Starting out as a little-known farm stay in Lamunin, Eco Ponies Garden has grown to become a popular spot for ecotourism and for reigniting youth interest in sustainable farming. Under the vision of its founder, Eyon Ukoi, the garden is also taking the lead in championing the indigenous cultures of the Puak Tutong, Dusun and Kedayan.
In this interview, we asked Eyon how Eco Ponies Garden managed to stand out with its farm to table dining concept.

Hi Eyon. Can you tell us more about how Eco Ponies Garden got started?

Eco Ponies Garden started in March 2015. We only had one cottage which I originally built for my mum as a spot for her to rest after gardening or farming. Back then, we had a friend from overseas who wanted to come to Lamunin during durian season. They posted a lot on their social media accounts and that’s how we first got exposure.
A few months later, a backpacking couple from Europe wanted to experience durians in Brunei and contacted Raw Food Asia. They ended up connecting us with the backpackers. They didn’t plan to stay a long time, but they ended up staying for two months and helped promote Eco Ponies further on social media.
Now we have two cottages which can accommodate around five people and give them a true ‘farm stay’ experience.

We’ve always been more focused on agriculture. When people discovered that Lamunin had good durians, they kept coming.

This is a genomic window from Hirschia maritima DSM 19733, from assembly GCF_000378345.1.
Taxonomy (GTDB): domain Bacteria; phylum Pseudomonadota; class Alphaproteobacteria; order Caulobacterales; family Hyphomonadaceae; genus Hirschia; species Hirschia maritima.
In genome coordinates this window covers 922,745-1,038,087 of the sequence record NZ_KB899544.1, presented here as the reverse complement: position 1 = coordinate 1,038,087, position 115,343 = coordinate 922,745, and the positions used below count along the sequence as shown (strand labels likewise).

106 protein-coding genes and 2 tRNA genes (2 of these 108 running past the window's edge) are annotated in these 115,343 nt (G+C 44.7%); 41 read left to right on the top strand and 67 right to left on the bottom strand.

You practice the farm-to-table concept and have also developed a reputation for cooking authentic kampung cuisine using plants and fruits from the jungle. Tell us more about that.

The farm-to-table concept at Eco Ponies is a celebration of my late father’s passion (cooking) and my mum’s love for farming. This is the concept that we build everything on top of, whether its team building events, large group lunches or other events that get people learning about how we grow and make our food here.
And it’s more than just food. It’s about learning more about the jungle and from the locals in things like foraging, cooking and farming. Then we came up with the idea for a farmers’ market that sells produce grown in Lamunin and other parts of Tutong to supplement income for the local community.
The people in this community have expert knowledge of the jungle and are willing to share. Whenever we have an event, people from other villages really support us. And its great to have that support from them.

And was it from there that you also developed your own food brand under ‘Eko Kampung’?

We partnered with our friend Siti Kaprawi from Astera Consultant to start the Eko Kampung brand. We produce local jams and teas which we sell at farmers’ markets.
We also run the ‘Green Kitchen’ project, which is something we want to focus on this year. People think that to farm you need land.  But you only really need planter boxes and other tools. We also want more young people to become involved and come up with creative ideas for urban farming.

To be progressive you must be open to new ideas, share what you have and work together. You also need to work together with other communities while staying focused and positive.

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